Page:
Sarah Miles's Tits
Friday, November 30, 2018




When British actress (I am old fashioned) faced my camera in 1986 I had recently seen her 1976 film The Sailor Who Fell From Grace from the Sea with Kris Kristopherson. By 1976 this film had unusual nudity, simulated sex and to me was highly erotic.

The woman facing me was prim and proper. I might have run into her at an IGA and I would not have looked twice.

 In those days when I was searching or perhaps zeroing in on a style I decided to show my setup in these shots. I later took a tighter shot (but Miles was not aware that it was really very tight).

She sat down and asked me, “Do my tits show?” My guess it that she did not want them to show.

In 1987 I tried to be a gentleman in the old school of that century. My mother had been a proto-feminist as was and is my Rosemary. I was shocked. I still had that idea that women and the Virgin Mary had to be adored on a pedestal. 

I was shocked. Many years later I was sitting with a couple of journalists and some architects at a table at the Marble Arch (a strip parlour of very good repute). My companions were he-men in the way they knew when to stop drinking. They decided they had had enought. One of them said, "Let's wait and see her tits." I never returned remembering that prim and proper Sarah Miles of my past.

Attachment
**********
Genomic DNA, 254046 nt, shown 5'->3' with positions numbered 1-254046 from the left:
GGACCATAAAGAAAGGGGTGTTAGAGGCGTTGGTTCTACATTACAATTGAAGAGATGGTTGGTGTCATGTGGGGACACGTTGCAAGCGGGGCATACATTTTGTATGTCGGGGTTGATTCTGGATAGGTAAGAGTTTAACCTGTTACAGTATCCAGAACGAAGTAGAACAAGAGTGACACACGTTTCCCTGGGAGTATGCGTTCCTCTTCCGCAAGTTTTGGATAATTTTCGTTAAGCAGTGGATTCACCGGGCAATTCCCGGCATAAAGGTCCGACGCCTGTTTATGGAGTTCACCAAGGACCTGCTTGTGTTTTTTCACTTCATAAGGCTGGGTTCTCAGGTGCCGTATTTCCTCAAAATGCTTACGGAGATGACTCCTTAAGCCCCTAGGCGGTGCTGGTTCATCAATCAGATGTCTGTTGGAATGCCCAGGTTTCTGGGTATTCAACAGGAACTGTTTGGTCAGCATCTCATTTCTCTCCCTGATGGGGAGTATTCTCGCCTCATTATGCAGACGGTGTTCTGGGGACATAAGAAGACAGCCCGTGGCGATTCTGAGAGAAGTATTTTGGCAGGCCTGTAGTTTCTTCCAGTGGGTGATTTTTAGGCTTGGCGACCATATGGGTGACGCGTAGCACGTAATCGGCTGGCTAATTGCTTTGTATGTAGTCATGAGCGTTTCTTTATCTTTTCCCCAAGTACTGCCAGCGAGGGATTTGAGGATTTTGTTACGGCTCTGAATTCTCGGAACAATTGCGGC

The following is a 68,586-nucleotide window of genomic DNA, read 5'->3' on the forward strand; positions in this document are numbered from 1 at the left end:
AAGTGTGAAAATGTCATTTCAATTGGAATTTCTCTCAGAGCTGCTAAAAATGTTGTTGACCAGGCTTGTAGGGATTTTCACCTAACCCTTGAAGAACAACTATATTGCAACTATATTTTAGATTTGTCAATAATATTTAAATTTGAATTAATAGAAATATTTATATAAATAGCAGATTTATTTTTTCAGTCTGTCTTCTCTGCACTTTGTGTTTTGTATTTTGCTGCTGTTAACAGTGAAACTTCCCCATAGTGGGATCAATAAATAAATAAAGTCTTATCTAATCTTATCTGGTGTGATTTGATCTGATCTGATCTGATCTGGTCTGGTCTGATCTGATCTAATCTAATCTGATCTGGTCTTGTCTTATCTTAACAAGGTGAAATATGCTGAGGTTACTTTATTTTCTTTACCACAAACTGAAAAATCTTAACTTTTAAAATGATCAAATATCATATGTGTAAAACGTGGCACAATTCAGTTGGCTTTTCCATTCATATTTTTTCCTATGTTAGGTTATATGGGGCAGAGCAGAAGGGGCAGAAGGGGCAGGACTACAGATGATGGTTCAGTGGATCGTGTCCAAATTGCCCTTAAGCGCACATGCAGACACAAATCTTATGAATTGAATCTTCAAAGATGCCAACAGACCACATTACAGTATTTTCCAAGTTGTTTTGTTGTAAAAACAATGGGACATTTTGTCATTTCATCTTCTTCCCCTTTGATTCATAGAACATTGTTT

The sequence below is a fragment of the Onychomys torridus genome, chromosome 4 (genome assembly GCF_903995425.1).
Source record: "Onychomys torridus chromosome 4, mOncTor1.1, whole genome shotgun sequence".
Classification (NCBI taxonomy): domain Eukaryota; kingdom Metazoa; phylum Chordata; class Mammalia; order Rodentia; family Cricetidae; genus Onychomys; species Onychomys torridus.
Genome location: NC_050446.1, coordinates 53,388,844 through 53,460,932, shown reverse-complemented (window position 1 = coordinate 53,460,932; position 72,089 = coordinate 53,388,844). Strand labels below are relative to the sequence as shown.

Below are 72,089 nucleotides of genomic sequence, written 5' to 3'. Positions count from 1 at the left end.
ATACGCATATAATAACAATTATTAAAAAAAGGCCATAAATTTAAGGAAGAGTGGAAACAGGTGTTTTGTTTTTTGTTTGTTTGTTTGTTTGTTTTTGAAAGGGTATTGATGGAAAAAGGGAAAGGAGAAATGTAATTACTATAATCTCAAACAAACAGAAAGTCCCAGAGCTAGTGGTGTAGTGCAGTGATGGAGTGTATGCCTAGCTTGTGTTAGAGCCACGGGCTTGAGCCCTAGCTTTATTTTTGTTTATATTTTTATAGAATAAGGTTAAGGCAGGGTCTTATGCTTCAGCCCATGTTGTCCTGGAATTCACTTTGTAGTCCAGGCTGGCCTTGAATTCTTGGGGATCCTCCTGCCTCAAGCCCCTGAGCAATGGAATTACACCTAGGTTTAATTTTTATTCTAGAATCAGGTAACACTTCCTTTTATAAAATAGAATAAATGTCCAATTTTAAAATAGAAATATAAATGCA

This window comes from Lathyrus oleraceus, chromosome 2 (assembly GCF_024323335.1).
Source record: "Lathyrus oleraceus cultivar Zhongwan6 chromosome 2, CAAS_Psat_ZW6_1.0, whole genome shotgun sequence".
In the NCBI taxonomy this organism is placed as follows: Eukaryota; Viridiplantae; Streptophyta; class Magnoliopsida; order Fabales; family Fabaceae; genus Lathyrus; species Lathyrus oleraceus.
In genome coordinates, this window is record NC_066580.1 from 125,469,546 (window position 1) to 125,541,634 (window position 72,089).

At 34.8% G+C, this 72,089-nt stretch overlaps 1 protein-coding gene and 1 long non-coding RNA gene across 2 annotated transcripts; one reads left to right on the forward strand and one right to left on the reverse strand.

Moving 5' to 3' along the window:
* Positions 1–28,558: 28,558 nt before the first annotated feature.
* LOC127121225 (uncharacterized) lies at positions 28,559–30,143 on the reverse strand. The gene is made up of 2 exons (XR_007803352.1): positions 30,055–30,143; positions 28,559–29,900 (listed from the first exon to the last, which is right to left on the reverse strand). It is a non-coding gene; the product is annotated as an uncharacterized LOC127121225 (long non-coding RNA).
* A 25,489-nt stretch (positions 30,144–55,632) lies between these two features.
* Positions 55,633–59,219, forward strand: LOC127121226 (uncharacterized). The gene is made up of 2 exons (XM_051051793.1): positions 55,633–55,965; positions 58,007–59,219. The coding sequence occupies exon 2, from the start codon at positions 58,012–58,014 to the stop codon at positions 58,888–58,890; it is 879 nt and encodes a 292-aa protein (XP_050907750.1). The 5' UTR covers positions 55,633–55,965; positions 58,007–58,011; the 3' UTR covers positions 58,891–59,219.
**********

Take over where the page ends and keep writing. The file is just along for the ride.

A Bassist's Hands
Thursday, November 29, 2018



In my long search and interest in the photographic portrait I long time ago realized that important to any portrait was the addition of my subject’s hands. A pair of hands can cover a face. Hands are big and reveal a lot about the person. But hands have to be photographed in a relaxing, calming, graceful and elegant, unless of course, the tightening of fingers and knuckles are part of the message of a portrait.  

In the last few weeks I have been thinking about the hands of musicians. Certain musical instruments can affect the look of a person’s hands. Just like ballerinas never want anybody to see their feet perhaps a string bassist’s hands can be similarly compared. And yet.